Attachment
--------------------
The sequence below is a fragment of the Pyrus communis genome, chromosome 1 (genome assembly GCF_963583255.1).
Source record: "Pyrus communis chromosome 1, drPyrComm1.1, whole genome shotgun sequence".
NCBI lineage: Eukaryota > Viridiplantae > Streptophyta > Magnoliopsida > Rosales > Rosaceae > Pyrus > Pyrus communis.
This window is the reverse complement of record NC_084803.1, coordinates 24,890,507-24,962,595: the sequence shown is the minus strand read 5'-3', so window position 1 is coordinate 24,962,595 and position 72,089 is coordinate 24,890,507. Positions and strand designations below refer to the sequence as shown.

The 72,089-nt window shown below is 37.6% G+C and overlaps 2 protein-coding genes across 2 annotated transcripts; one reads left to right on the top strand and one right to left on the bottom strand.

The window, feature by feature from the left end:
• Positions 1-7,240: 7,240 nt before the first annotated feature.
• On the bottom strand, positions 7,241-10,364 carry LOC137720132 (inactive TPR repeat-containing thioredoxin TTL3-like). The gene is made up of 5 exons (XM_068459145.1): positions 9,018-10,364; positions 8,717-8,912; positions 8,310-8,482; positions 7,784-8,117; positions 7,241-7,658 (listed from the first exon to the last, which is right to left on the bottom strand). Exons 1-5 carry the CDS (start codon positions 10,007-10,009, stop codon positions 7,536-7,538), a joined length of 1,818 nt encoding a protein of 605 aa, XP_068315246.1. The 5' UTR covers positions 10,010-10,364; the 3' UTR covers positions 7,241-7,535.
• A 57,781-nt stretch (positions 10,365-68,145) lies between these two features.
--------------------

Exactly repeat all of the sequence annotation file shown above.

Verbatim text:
The sequence below is a fragment of the Pyrus communis genome, chromosome 1 (genome assembly GCF_963583255.1).
Source record: "Pyrus communis chromosome 1, drPyrComm1.1, whole genome shotgun sequence".
NCBI lineage: Eukaryota > Viridiplantae > Streptophyta > Magnoliopsida > Rosales > Rosaceae > Pyrus > Pyrus communis.
This window is the reverse complement of record NC_084803.1, coordinates 24,890,507-24,962,595: the sequence shown is the minus strand read 5'-3', so window position 1 is coordinate 24,962,595 and position 72,089 is coordinate 24,890,507. Positions and strand designations below refer to the sequence as shown.

The 72,089-nt window shown below is 37.6% G+C and overlaps 2 protein-coding genes across 2 annotated transcripts; one reads left to right on the top strand and one right to left on the bottom strand.

The window, feature by feature from the left end:
• Positions 1-7,240: 7,240 nt before the first annotated feature.
• On the bottom strand, positions 7,241-10,364 carry LOC137720132 (inactive TPR repeat-containing thioredoxin TTL3-like). The gene is made up of 5 exons (XM_068459145.1): positions 9,018-10,364; positions 8,717-8,912; positions 8,310-8,482; positions 7,784-8,117; positions 7,241-7,658 (listed from the first exon to the last, which is right to left on the bottom strand). Exons 1-5 carry the CDS (start codon positions 10,007-10,009, stop codon positions 7,536-7,538), a joined length of 1,818 nt encoding a protein of 605 aa, XP_068315246.1. The 5' UTR covers positions 10,010-10,364; the 3' UTR covers positions 7,241-7,535.
• A 57,781-nt stretch (positions 10,365-68,145) lies between these two features.